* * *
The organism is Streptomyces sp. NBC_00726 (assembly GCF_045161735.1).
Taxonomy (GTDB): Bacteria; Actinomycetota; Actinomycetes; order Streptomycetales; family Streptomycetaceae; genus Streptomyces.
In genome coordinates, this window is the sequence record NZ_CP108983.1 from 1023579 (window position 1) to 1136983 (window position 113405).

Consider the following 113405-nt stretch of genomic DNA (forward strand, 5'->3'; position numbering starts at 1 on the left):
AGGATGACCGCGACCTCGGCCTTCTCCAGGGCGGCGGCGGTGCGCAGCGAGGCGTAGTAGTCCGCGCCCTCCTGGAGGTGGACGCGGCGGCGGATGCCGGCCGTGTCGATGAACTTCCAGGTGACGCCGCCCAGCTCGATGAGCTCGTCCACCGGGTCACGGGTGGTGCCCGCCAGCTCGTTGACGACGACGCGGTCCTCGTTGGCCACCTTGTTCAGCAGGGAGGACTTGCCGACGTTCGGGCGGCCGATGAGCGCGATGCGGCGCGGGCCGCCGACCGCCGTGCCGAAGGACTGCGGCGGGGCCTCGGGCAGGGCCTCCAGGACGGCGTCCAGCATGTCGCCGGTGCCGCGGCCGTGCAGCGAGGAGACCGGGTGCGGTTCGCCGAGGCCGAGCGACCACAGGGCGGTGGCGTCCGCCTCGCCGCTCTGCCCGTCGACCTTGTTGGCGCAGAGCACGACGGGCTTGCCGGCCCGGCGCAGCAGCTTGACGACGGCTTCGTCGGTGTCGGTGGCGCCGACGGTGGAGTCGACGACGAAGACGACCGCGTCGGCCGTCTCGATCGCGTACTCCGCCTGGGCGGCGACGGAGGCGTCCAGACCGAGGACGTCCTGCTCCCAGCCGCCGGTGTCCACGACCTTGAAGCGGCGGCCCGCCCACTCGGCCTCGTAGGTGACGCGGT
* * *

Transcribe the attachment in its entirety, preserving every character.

The organism is Streptomyces sp. NBC_00726 (assembly GCF_045161735.1).
Taxonomy (GTDB): Bacteria; Actinomycetota; Actinomycetes; order Streptomycetales; family Streptomycetaceae; genus Streptomyces.
In genome coordinates, this window is the sequence record NZ_CP108983.1 from 1023579 (window position 1) to 1136983 (window position 113405).

Consider the following 113405-nt stretch of genomic DNA (forward strand, 5'->3'; position numbering starts at 1 on the left):
AGGATGACCGCGACCTCGGCCTTCTCCAGGGCGGCGGCGGTGCGCAGCGAGGCGTAGTAGTCCGCGCCCTCCTGGAGGTGGACGCGGCGGCGGATGCCGGCCGTGTCGATGAACTTCCAGGTGACGCCGCCCAGCTCGATGAGCTCGTCCACCGGGTCACGGGTGGTGCCCGCCAGCTCGTTGACGACGACGCGGTCCTCGTTGGCCACCTTGTTCAGCAGGGAGGACTTGCCGACGTTCGGGCGGCCGATGAGCGCGATGCGGCGCGGGCCGCCGACCGCCGTGCCGAAGGACTGCGGCGGGGCCTCGGGCAGGGCCTCCAGGACGGCGTCCAGCATGTCGCCGGTGCCGCGGCCGTGCAGCGAGGAGACCGGGTGCGGTTCGCCGAGGCCGAGCGACCACAGGGCGGTGGCGTCCGCCTCGCCGCTCTGCCCGTCGACCTTGTTGGCGCAGAGCACGACGGGCTTGCCGGCCCGGCGCAGCAGCTTGACGACGGCTTCGTCGGTGTCGGTGGCGCCGACGGTGGAGTCGACGACGAAGACGACCGCGTCGGCCGTCTCGATCGCGTACTCCGCCTGGGCGGCGACGGAGGCGTCCAGACCGAGGACGTCCTGCTCCCAGCCGCCGGTGTCCACGACCTTGAAGCGGCGGCCCGCCCACTCGGCCTCGTAGGTGACGCGGT